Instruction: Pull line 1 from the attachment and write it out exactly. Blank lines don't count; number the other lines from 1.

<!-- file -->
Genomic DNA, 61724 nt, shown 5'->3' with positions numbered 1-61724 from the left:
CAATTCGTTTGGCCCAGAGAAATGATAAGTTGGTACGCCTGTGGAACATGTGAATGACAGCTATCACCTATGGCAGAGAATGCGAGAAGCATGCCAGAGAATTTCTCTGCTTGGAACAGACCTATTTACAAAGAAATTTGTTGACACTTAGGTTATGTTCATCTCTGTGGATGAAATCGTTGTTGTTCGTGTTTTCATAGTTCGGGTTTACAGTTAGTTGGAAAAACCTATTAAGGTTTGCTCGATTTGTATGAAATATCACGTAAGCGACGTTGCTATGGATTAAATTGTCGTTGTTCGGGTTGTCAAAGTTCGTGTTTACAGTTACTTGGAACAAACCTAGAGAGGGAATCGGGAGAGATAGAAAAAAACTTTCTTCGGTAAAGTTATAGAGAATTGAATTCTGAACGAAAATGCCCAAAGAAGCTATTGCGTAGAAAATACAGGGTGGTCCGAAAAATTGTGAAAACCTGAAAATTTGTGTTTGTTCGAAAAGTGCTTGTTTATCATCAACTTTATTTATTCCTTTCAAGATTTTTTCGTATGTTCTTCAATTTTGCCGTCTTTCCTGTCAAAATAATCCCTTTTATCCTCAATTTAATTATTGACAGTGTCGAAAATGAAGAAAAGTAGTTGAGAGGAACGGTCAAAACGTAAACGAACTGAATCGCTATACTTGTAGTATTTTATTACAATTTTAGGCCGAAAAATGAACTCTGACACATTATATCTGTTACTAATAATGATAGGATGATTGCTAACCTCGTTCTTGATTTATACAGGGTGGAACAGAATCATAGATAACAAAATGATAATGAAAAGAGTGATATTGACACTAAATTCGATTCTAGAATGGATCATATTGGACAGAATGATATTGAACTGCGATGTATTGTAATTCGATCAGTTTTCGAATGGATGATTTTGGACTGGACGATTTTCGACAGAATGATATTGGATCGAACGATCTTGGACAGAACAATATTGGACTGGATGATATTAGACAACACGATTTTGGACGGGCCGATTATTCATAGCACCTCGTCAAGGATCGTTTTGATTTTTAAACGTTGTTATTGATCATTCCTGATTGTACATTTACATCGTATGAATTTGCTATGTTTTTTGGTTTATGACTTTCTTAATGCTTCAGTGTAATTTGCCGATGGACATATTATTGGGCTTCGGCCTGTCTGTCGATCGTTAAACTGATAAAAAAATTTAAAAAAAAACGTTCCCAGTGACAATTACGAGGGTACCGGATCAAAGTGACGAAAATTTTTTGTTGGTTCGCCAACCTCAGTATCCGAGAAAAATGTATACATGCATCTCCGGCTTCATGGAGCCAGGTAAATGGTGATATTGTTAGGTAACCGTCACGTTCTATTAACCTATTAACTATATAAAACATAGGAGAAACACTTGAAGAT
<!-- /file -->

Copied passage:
Genomic DNA, 61724 nt, shown 5'->3' with positions numbered 1-61724 from the left: